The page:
1. Brian
      February 6, 2012

      Terry, an interesting observation. I have read many articles regarding the evolution — and importance — of personal brands. You raise some salient business points on the practicality of personal brands operating (if I understand correctly) on a parallel course with institutional brands. 

      The article doesn’t question whether personal brands are acceptable. Instead, it reports on a narrow legal issue of who owns, and what rights, the owners may have in proprietary information. PhoneDog argues that Kravitz had access to PhoneDog’s proprietary information and built his brand using such information. Whether PhoneDog will prevail is uncertain. 

      Institutional brands may have invested heavily in their subscriber lists, marketing plans, technology, customer lists and other proprietary information. Such business information may be protected by law as trade secrets, if such information is not easily accessible through public means, if the information has value to the business, and if the owner takes steps to keep the information secret. Steps to keep information secret may include locking up the information, restricting access, and granting access only to those who agree in writing to keep the information secret. Personal brands likewise can take the same steps to get legal protection for their proprietary  information. 

      Think of Coke’s formula. It’s a trade secret. These legal principles do not assess the value of “institutional” or “personal” brands; instead, the analysis is focused on whether certain business information deserves protection. 

      The issue in the PhoneDog case is not whether Kravitz can or cannot build his own brand. PhoneDog claims that Kravitz had access to proprietary information and now is using PhoneDog’s proprietary information to build his personal brand, interfere with PhoneDog’s business relationships, and causing economic loss to PhoneDog. The lawsuit is new and the fact that the court has not at this stage of the proceeding thrown out PhoneDog’s lawsuit does not mean that PhoneDog will prevail.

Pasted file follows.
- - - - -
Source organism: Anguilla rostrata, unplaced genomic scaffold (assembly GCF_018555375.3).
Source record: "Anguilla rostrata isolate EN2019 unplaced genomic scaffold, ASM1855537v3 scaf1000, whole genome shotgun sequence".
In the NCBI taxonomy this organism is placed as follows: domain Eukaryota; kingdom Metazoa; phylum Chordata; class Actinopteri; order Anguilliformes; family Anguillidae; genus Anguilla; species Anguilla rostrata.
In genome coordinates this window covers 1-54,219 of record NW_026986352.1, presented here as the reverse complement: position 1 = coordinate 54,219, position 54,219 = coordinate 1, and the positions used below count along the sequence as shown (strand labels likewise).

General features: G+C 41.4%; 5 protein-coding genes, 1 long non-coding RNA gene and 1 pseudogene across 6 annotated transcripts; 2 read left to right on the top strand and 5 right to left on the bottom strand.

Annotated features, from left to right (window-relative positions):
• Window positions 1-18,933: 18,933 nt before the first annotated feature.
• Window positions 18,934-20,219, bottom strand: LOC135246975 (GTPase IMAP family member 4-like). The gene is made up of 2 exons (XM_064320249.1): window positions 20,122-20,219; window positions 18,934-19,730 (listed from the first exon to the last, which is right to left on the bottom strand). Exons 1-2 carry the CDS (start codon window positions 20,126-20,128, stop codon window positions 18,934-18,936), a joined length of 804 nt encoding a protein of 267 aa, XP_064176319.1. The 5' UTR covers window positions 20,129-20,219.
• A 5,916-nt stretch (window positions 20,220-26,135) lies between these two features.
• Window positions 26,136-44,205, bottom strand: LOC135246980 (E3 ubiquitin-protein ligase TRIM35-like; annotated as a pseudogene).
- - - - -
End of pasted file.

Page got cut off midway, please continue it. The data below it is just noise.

The lawsuit has yet to address questions such as whether Kravitz had access to “proprietary information,” whether Kravitz ever agreed that PhoneDog’s information was proprietary, whether PhoneDog’s information deserves protection by law,  whether Kravitz built followers based on his own brand, or whether Kravitz actually interfered with PhoneDog’s business relationships.  Ultimately, these issues may not be resolved until there is a trial and a jury decides whether Kravitz or PhoneDog will prevail. 

      Needless to say, even if an institutional brand retains the use of a well known writer, blogger or contributor, it can by an agreement with such contributors require that they keep certain institutional information proprietary. On the other hand, the contributor likewise can decide, as I believe you suggest, whether or not she or he would agree to such restrictions. 

      1. February 6, 2012

        That’s correct, Brian. In this case, Phone Dog is pissed that Kravitz is now competing with them, and I believe this is going to have to be resolved in our legislatures. TV stations are in the same predicament, which is why non-compete clauses are the industry standard. All that goes out the window in a hyperconnected universe, because it demands 24/7 accountability, and unless employers are willing to pay for that, their “rights” are simply not going to hold water. 

        Moreover, the Huffington Post has done rather well by aggregating personal brands, and I believe this model scales locally, too. So I would argue that it’s smart business to aid in the growth of personal brands, and recruit the best as “employees,” regardless of how the deal is structured. Personal media is, above all, personal, and we’ve got to get used to the idea, because we can (and do) shoot ourselves in the foot by playing old world hardball in the new world.

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  3. Hanna Alex
    June 2, 2014

    Kravitz is now competing with them, and I believe this is going to have to be resolved in our legislatures. TV stations are in the same predicament, which is why non-compete clauses are the industry standard.

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Street Fight Daily: 02.06.12